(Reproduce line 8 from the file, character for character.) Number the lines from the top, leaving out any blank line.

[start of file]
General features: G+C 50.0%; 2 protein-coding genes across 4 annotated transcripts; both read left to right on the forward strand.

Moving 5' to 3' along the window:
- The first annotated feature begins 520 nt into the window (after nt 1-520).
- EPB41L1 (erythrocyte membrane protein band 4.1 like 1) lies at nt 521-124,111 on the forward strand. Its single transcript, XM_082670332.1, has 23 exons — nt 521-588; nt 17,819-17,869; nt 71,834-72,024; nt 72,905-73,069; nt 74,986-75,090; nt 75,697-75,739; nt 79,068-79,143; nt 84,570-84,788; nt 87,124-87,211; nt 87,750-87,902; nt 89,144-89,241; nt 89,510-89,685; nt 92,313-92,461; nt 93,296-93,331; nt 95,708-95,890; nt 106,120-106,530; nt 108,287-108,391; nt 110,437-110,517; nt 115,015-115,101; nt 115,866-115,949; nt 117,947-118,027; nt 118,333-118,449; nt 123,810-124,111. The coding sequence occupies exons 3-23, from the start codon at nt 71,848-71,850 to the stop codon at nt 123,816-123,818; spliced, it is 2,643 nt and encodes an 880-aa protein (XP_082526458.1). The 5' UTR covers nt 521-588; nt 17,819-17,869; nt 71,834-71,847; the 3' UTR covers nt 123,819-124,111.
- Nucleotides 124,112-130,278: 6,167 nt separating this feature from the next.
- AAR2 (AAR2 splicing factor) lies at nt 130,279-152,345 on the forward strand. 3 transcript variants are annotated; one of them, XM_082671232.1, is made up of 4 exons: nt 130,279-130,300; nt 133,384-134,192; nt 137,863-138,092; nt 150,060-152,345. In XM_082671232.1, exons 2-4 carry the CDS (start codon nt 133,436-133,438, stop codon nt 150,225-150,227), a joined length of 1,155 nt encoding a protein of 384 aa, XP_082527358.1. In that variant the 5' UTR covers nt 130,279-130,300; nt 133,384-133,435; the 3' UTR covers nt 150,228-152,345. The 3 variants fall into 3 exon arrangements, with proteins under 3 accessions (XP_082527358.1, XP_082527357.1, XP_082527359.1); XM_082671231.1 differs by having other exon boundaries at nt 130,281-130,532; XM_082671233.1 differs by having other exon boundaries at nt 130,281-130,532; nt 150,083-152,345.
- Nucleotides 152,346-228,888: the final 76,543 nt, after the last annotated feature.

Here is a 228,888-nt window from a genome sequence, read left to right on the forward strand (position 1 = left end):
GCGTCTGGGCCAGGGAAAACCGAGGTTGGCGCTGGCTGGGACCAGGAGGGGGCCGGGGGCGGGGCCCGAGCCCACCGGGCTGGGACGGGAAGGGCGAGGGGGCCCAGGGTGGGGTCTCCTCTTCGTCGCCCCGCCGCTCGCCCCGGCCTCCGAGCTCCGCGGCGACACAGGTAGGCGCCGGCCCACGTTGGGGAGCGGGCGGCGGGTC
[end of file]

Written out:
Here is a 228,888-nt window from a genome sequence, read left to right on the forward strand (position 1 = left end):